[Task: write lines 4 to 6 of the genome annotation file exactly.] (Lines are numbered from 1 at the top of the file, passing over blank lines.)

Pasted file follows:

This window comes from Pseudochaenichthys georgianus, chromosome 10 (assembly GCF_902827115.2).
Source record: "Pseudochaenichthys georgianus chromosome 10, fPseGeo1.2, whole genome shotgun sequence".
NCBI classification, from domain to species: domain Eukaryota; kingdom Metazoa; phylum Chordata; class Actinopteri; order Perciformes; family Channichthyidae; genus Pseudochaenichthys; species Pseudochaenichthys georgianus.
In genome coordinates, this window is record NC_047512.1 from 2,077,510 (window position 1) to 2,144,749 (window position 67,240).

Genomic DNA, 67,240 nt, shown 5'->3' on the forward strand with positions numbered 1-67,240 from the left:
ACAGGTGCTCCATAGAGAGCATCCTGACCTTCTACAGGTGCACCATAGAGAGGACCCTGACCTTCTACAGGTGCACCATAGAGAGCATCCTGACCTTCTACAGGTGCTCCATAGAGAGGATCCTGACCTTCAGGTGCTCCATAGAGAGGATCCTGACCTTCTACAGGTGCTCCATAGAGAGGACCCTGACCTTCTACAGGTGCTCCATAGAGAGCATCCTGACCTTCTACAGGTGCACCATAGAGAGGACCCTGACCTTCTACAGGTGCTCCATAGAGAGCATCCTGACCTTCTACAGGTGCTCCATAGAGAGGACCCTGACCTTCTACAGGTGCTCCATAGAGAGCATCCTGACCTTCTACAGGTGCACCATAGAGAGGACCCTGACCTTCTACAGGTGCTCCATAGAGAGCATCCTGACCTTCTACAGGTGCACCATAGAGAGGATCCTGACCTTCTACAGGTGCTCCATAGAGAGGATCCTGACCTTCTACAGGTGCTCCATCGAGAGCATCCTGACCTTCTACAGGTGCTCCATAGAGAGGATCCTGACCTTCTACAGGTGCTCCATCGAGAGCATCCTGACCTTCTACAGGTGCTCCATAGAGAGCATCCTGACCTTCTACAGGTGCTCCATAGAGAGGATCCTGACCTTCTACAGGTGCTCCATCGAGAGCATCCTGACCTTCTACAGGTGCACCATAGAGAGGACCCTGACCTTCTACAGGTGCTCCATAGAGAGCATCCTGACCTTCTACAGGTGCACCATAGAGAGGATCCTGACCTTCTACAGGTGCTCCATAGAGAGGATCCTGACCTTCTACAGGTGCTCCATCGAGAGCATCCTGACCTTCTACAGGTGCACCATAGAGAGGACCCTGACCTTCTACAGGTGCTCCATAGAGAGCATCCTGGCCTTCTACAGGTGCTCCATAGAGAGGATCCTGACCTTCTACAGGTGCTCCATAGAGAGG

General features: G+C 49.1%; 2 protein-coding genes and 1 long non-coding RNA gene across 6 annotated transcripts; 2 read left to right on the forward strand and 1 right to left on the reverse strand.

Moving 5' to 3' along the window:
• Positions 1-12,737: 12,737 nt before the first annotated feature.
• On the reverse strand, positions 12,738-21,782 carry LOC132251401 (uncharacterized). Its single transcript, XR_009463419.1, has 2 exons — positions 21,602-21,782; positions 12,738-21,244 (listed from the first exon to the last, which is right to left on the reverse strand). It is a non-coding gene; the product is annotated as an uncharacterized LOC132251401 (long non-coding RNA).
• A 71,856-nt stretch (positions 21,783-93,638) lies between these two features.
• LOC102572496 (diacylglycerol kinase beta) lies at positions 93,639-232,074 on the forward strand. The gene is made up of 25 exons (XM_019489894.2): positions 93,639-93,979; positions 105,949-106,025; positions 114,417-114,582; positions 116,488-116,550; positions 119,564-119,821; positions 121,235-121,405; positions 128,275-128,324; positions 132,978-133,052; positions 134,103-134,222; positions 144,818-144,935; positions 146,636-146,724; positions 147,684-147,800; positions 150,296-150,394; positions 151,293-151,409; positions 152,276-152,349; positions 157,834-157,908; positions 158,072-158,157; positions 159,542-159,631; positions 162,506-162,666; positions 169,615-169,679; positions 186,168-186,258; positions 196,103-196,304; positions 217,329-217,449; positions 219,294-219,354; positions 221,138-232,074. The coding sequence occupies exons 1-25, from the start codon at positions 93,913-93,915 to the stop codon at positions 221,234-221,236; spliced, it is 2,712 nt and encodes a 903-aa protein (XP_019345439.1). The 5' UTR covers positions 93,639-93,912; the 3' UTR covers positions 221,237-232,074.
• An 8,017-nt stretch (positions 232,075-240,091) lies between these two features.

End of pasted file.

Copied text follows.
In genome coordinates, this window is record NC_047512.1 from 2,077,510 (window position 1) to 2,144,749 (window position 67,240).

Genomic DNA, 67,240 nt, shown 5'->3' on the forward strand with positions numbered 1-67,240 from the left:
ACAGGTGCTCCATAGAGAGCATCCTGACCTTCTACAGGTGCACCATAGAGAGGACCCTGACCTTCTACAGGTGCACCATAGAGAGCATCCTGACCTTCTACAGGTGCTCCATAGAGAGGATCCTGACCTTCAGGTGCTCCATAGAGAGGATCCTGACCTTCTACAGGTGCTCCATAGAGAGGACCCTGACCTTCTACAGGTGCTCCATAGAGAGCATCCTGACCTTCTACAGGTGCACCATAGAGAGGACCCTGACCTTCTACAGGTGCTCCATAGAGAGCATCCTGACCTTCTACAGGTGCTCCATAGAGAGGACCCTGACCTTCTACAGGTGCTCCATAGAGAGCATCCTGACCTTCTACAGGTGCACCATAGAGAGGACCCTGACCTTCTACAGGTGCTCCATAGAGAGCATCCTGACCTTCTACAGGTGCACCATAGAGAGGATCCTGACCTTCTACAGGTGCTCCATAGAGAGGATCCTGACCTTCTACAGGTGCTCCATCGAGAGCATCCTGACCTTCTACAGGTGCTCCATAGAGAGGATCCTGACCTTCTACAGGTGCTCCATCGAGAGCATCCTGACCTTCTACAGGTGCTCCATAGAGAGCATCCTGACCTTCTACAGGTGCTCCATAGAGAGGATCCTGACCTTCTACAGGTGCTCCATCGAGAGCATCCTGACCTTCTACAGGTGCACCATAGAGAGGACCCTGACCTTCTACAGGTGCTCCATAGAGAGCATCCTGACCTTCTACAGGTGCACCATAGAGAGGATCCTGACCTTCTACAGGTGCTCCATAGAGAGGATCCTGACCTTCTACAGGTGCTCCATCGAGAGCATCCTGACCTTCTACAGGTGCACCATAGAGAGGACCCTGACCTTCTACAGGTGCTCCATAGAGAGCATCCTGGCCTTCTACAGGTGCTCCATAGAGAGGATCCTGACCTTCTACAGGTGCTCCATAGAGAGG